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Minneapolis VA Health Care System


The Prostate Cancer Debate

A Veteran meets with Timothy Wilt, a physician-researcher with the Center for Chronic Disease Outcomes Research at the Minneapolis VA Health Care System

A Veteran meets with Timothy Wilt, physician-researcher with the Center for Chronic Disease Outcomes Research at the Minneapolis VA (VA photo by April Eilers)

By Ralph Heussner, Public Affairs Officer
Thursday, July 13, 2017

A Department of Veterans Affairs clinical trial that spanned nearly 20 years finds that surgery does not significantly reduce all-cause or prostate cancer deaths for men who are diagnosed in the early stages of the disease.

The landmark study, known as the Prostate Cancer Intervention Versus Observation Trial, or PIVOT, was published July 13, 2017, in the New England Journal of Medicine. It was funded by the VA Cooperative Studies Program, which conducts large clinical and epidemiological studies. The National Cancer Institute and the Agency for Healthcare Research and Quality provided extra funding.

Dr. Timothy Wilt, a physician-researcher with the Center for Chronic Disease Outcomes Research at the Minneapolis VA Health Care System and a professor of medicine at the University of Minnesota, led the trial.

The researchers conclude there was no “statistically significant difference” in deaths from any cause or specifically prostate cancer, when comparing early surgery and observation. The latter involves regular monitoring using the PSA (prostate specific antigen) blood test and delayed treatments to reduce symptoms if they develop.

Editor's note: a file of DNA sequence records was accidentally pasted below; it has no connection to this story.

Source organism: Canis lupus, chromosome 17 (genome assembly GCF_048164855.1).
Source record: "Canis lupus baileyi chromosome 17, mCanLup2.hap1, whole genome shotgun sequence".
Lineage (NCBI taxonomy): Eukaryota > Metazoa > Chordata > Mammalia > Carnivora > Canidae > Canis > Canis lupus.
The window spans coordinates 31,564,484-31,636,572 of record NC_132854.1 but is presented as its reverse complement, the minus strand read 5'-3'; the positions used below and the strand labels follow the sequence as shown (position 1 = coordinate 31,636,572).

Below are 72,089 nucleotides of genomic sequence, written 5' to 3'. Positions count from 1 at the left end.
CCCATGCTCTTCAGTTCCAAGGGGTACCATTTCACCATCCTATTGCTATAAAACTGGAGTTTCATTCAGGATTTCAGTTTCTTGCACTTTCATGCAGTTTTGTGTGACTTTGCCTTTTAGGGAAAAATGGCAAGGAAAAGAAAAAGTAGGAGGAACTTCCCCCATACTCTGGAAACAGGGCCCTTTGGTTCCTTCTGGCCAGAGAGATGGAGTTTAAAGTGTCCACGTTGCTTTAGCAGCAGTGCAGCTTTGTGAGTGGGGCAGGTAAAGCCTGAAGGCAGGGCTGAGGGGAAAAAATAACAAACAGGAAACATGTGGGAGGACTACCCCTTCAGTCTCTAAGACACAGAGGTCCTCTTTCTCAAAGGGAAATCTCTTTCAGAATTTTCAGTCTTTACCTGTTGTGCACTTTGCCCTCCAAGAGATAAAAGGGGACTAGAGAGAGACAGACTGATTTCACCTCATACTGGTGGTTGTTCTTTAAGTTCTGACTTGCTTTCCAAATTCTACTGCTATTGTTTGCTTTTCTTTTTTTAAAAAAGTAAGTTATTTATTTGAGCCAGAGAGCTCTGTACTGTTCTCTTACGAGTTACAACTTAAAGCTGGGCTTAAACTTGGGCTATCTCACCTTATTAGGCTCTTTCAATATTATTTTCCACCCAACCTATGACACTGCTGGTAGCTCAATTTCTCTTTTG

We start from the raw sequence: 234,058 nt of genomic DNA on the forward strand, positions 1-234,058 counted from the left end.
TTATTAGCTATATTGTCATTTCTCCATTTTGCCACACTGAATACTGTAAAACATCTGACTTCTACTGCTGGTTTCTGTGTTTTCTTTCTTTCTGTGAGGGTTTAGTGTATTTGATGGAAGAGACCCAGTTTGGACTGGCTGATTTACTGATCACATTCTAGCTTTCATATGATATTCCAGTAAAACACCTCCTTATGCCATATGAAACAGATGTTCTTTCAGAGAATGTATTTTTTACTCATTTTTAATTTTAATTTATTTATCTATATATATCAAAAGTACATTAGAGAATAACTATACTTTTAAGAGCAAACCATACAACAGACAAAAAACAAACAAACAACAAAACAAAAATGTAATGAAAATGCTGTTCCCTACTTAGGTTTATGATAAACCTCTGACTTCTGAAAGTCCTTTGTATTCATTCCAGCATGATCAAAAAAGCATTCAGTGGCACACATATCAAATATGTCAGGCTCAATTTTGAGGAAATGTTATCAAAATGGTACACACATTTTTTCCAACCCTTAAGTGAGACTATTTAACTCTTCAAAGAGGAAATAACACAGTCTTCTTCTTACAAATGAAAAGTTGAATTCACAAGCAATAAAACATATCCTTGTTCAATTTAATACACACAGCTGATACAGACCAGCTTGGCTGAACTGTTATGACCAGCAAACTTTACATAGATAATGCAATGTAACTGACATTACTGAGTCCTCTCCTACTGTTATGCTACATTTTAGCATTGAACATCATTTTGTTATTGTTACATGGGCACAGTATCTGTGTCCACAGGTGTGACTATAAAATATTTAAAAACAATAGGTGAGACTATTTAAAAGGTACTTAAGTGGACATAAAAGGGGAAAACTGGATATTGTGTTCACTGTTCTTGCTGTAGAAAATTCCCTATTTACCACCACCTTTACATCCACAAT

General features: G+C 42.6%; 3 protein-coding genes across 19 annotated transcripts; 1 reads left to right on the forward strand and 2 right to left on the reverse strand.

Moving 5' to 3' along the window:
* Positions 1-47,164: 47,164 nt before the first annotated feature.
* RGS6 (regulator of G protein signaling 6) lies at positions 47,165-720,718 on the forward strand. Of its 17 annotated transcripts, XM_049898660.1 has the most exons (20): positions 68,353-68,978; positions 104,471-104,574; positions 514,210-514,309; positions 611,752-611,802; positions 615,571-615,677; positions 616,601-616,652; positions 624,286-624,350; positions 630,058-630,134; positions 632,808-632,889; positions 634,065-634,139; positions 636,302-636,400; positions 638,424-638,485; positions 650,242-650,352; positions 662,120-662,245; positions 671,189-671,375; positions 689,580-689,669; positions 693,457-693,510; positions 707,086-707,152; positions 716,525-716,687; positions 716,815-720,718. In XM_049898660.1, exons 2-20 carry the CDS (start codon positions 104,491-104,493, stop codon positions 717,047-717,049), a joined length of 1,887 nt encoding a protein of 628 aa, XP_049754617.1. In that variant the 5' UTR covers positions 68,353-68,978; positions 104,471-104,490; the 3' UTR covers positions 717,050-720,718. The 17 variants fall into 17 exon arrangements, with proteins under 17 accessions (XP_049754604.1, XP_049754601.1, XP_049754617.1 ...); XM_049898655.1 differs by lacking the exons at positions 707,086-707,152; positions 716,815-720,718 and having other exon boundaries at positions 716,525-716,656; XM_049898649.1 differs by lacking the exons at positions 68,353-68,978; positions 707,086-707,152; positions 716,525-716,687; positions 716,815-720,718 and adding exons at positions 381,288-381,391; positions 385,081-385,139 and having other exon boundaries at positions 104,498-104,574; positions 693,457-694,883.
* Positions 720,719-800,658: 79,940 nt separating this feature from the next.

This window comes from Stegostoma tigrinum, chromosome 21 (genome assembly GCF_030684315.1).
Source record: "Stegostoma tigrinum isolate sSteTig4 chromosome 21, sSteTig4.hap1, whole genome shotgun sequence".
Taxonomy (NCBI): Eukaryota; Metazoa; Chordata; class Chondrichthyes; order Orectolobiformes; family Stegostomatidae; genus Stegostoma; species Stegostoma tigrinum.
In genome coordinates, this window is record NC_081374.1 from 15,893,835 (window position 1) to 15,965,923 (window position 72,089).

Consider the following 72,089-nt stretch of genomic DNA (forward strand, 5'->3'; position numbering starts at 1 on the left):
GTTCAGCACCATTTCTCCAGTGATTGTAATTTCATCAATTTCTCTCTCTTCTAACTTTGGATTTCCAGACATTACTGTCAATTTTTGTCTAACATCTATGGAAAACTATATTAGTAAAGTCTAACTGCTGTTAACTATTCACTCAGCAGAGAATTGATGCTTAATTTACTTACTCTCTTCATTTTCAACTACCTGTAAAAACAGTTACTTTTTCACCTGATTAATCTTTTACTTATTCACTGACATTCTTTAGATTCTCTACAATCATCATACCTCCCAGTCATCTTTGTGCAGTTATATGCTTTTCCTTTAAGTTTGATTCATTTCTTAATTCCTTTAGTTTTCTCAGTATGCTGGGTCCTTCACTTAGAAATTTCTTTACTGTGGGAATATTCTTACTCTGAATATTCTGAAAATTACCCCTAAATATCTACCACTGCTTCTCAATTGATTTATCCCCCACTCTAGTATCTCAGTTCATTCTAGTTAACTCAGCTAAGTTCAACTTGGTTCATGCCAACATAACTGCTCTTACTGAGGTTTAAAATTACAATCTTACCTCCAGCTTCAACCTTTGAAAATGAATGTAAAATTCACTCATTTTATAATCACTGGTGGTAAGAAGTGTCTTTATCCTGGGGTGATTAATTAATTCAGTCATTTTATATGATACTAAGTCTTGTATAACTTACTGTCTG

Death from prostate cancer in men treated with observation was uncommon (about 11 percent of men) and rare (about 5 percent) in men with low-risk disease. The researchers also say that while most men with localized prostate have an excellent prognosis without early treatment men with more aggressive tumors have a poorer prognosis.

Some of the findings seem to suggest that some mortality results leaned more favorably toward surgery than observation. But Wilt cautions that those findings were small in absolute terms (6 percent or less), not “statistically significant,” and should be weighed against large increases in early, bothersome, long-lasting and sometimes serious treatment harms. For example, surgery caused complications within 30 days in about 20 percent of men and resulted in long-term increases of 30 percent or more in urinary incontinence, erectile dysfunction, and dissatisfaction with sexual performance as well as treatment related bother and reductions in daily functioning. Surgery decreased disease progression treatment by about 25 percent though most treatment was for asymptomatic or PSA reasons where treatment benefits are not clear

“These results suggest that for most men, observation or PSA-based active monitoring can result in similar very long-term all-cause and prostate cancer-specific mortality, while avoiding harms of radical intervention,” Wilt says. “Findings from PIVOT and similar studies will improve prostate cancer care, in part, by reducing over-diagnosis and overtreatment harms, as well as by stimulating new research to identify safe and effective therapies in men with higher-risk disease.”

“The medical and lay community is recognizing the importance of observation, or PSA-based active monitoring rather than early radical intervention with surgery or radiation, for many men with PSA-detected early-stage prostate cancer in reducing treatment harms while preserving length of life and avoiding prostate cancer death” Wilt says. “More needs to be done to increase observation and reduce overtreatment with surgery or radiation, especially in men with low PSA and low risk disease while also identifying safe and effective treatments for men with higher risk disease.”


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